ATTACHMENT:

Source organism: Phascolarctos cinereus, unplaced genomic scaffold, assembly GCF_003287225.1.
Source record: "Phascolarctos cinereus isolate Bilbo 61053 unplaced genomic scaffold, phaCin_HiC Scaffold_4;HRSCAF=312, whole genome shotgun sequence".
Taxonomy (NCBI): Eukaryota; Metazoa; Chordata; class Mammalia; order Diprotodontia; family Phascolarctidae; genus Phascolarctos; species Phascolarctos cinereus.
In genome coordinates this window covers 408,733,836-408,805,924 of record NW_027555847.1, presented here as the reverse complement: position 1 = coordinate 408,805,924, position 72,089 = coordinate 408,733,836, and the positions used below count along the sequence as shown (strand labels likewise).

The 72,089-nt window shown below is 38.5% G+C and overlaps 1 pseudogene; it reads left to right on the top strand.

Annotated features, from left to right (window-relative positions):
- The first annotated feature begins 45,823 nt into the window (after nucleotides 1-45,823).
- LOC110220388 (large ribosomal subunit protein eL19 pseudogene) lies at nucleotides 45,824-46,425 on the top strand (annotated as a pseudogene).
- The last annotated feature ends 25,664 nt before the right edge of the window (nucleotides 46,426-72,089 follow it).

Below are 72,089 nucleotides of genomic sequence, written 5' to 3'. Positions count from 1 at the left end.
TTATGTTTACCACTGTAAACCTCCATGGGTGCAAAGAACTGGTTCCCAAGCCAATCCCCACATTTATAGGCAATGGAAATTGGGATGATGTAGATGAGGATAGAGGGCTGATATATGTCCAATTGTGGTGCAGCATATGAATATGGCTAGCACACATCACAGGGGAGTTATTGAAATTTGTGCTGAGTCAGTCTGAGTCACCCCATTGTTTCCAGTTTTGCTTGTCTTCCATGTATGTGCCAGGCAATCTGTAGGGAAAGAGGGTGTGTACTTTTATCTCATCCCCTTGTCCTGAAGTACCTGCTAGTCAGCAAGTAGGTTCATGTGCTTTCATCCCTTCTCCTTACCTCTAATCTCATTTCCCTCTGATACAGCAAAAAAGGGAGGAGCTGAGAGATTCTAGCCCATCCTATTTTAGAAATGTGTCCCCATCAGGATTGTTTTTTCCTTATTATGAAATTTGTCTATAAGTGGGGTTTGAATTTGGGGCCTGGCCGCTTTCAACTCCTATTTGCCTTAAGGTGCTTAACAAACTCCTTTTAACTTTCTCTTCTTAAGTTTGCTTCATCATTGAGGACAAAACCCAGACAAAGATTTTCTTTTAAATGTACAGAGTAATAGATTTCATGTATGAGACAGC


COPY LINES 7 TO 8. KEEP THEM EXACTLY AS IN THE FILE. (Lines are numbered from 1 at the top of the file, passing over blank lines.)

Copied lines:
- The first annotated feature begins 45,823 nt into the window (after nucleotides 1-45,823).
- LOC110220388 (large ribosomal subunit protein eL19 pseudogene) lies at nucleotides 45,824-46,425 on the top strand (annotated as a pseudogene).